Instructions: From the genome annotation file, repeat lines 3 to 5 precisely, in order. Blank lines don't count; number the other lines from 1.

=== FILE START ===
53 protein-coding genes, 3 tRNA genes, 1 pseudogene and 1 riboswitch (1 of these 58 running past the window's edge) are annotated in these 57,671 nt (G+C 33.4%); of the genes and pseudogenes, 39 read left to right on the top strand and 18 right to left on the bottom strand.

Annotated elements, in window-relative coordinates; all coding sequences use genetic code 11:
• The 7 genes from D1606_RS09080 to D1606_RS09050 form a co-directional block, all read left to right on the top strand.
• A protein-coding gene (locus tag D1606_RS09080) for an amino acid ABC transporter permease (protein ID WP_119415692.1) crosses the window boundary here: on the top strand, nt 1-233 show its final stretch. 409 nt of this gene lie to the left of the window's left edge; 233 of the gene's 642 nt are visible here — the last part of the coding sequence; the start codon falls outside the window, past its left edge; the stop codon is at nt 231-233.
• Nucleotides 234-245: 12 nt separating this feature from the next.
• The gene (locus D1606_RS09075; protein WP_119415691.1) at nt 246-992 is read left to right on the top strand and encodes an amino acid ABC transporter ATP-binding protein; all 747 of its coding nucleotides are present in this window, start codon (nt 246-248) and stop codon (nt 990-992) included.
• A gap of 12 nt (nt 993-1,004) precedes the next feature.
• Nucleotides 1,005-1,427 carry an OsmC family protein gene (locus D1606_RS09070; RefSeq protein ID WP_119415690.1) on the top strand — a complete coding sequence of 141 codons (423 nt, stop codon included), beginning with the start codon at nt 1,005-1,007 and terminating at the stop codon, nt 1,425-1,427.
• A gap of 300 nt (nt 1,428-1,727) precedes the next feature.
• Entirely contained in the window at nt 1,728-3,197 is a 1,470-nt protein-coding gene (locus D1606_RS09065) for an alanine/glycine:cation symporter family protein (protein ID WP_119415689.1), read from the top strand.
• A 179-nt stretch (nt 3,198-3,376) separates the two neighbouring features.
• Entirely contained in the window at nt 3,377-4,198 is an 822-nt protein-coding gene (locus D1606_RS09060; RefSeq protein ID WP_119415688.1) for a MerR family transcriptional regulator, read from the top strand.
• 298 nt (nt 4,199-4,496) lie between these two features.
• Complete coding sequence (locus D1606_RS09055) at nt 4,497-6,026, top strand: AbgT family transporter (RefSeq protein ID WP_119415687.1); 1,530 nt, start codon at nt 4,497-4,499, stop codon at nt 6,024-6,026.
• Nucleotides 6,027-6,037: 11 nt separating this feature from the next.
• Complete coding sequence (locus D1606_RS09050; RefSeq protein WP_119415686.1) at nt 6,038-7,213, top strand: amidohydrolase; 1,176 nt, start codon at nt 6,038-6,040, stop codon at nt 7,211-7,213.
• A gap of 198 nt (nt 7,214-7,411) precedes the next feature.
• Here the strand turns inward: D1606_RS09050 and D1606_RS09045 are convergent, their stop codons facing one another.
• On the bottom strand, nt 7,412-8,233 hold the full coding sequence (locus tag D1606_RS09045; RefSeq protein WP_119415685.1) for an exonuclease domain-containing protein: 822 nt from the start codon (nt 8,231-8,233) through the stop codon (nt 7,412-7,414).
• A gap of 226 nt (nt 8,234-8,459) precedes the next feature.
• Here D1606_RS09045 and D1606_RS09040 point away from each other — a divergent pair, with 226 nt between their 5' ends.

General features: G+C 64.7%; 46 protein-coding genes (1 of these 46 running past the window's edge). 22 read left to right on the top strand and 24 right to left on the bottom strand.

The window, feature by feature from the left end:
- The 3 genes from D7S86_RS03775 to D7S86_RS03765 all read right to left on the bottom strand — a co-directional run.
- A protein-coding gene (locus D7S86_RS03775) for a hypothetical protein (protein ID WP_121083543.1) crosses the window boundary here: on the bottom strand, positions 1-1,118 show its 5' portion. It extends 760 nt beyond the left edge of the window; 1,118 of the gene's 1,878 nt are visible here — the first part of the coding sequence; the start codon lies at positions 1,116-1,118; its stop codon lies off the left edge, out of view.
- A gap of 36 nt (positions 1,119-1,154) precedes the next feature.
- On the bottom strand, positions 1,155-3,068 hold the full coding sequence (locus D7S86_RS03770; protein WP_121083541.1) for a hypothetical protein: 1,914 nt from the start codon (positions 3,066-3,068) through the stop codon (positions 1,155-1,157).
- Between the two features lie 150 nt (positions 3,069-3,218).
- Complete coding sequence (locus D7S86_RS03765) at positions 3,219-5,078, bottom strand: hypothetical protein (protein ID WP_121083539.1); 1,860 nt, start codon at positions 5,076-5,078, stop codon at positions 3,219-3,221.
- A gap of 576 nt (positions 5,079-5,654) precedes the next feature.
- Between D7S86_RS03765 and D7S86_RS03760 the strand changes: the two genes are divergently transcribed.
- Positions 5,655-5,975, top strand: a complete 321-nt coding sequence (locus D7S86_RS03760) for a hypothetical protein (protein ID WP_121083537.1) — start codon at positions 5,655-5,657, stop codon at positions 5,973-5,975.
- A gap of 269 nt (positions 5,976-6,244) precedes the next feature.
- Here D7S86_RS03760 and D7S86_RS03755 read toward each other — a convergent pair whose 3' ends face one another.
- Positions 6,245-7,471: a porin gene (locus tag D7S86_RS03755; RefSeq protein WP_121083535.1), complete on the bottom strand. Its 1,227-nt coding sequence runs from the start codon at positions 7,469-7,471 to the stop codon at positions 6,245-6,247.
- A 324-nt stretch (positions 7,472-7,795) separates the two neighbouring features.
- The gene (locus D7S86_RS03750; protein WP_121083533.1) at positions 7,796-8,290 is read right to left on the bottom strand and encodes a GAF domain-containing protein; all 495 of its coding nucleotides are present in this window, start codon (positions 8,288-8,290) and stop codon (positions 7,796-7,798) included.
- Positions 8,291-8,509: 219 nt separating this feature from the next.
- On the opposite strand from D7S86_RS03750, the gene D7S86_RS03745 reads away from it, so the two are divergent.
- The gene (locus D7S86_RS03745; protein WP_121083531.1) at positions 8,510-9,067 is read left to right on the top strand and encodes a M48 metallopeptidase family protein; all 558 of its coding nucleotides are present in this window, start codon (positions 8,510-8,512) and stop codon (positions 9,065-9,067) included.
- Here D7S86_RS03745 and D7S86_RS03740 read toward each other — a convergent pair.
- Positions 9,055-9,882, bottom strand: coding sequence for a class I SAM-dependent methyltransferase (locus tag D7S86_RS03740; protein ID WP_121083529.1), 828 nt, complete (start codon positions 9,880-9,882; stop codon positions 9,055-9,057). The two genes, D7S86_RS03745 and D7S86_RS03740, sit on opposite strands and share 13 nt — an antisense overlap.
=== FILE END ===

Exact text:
• The 7 genes from D1606_RS09080 to D1606_RS09050 form a co-directional block, all read left to right on the top strand.
• A protein-coding gene (locus tag D1606_RS09080) for an amino acid ABC transporter permease (protein ID WP_119415692.1) crosses the window boundary here: on the top strand, nt 1-233 show its final stretch. 409 nt of this gene lie to the left of the window's left edge; 233 of the gene's 642 nt are visible here — the last part of the coding sequence; the start codon falls outside the window, past its left edge; the stop codon is at nt 231-233.
• Nucleotides 234-245: 12 nt separating this feature from the next.